The electrical cross section figure , illustrates the two-dimensional electrical resistivity cross-section near the Selma plantation. The section view is towards the north, with the western margin on the left and the eastern margin towards the right. The total depth extent--from mountain highland to deepest penetration--is approximately 1000 m. Catoctin mountain lies on the left top of the figure, and the western border fault is coincident with a low resistivity tongue (~300 to ~85 Ohm-m; blue-greens-to-medium green) that dips steeply towards the east. The surface trace of this fault has mapped control, and it appears at the eastern foot of Catoctin mountain on the presentation of Lee and Froelich (1989). There is some suggestion that we have sufficient resolution in this survey to determine some subtle non-planar geometry in the fault plane. This is interpreted as fault kinking (or en-echelon arranged offsets in the dip direction) with depth. Beyond the single instance of a non-planar fault kink, we do not see further evidence of listric fault development at depth. Deeper penetration (derived from lower frequency surveys, with closer station spacing) are among the required parameters for yet higher fault geometry resolution). Further to the east in the above figure , the relatively low resistivities in the range ~55 to ~450 Ohm-m (deep blues to medium greens) are interpreted to be the mountain wash fans, weathered regolith, and soils derived from the Leesburg member conglomerate, whereas the resistivities in the range ~700 to ~4000 Ohm-m (yellows to deep oranges) are interpreted to be coincident with the relatively unweathered conglomerate itself. The Leesburg member conglomerate appears in isolated outcrops that are scattered across the landscape north of the city of Leesburg. Seismic reflection profiling commissioned by Loudoun County near their land fills has revealed that such outcroppings are the tops of conglomerate "spires" or "pinnacles", that are rooted at 250 to 500 m depth, and are thus laterally contiguous. The rise to the surface of the orange ~3000 to 5000 Ohm-m near station 004 and the region in the eastern portion of the above figure are interpreted to be spires.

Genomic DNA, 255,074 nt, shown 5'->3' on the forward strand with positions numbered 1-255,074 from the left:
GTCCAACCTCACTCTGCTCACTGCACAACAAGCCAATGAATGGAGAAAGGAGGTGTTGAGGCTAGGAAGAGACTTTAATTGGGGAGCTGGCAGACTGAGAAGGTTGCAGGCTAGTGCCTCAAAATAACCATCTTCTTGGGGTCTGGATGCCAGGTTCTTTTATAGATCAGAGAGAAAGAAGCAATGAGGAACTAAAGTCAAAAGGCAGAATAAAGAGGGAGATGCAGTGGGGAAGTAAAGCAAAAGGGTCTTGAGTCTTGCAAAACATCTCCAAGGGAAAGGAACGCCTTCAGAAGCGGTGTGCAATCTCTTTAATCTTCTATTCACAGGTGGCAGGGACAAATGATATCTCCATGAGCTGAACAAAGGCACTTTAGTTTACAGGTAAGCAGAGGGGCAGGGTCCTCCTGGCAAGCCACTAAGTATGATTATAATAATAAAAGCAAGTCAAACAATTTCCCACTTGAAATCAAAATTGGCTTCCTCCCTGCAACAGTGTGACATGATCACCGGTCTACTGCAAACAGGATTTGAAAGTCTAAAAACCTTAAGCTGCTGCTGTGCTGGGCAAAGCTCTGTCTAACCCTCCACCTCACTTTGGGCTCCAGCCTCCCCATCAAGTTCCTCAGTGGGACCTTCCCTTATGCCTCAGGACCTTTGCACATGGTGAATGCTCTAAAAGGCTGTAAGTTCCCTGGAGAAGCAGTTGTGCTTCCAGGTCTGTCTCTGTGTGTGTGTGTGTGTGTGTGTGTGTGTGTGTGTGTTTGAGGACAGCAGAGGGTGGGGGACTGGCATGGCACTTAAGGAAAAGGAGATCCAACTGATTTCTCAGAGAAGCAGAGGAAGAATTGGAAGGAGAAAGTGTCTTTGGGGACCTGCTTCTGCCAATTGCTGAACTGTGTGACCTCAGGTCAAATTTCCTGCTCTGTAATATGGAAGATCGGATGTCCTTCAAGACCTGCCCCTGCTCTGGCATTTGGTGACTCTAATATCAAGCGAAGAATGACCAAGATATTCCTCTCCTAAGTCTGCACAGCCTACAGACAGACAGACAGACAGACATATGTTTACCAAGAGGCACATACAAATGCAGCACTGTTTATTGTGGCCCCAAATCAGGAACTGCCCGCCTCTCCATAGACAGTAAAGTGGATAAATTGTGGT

|| Culpeper Basin AMT || USGS - Eastern Earth Surface Processes Team || USGS - Geology || USGS ||
Contact: Herbert A. Pierce
U.S. Department of the Interior, U.S. Geological Survey
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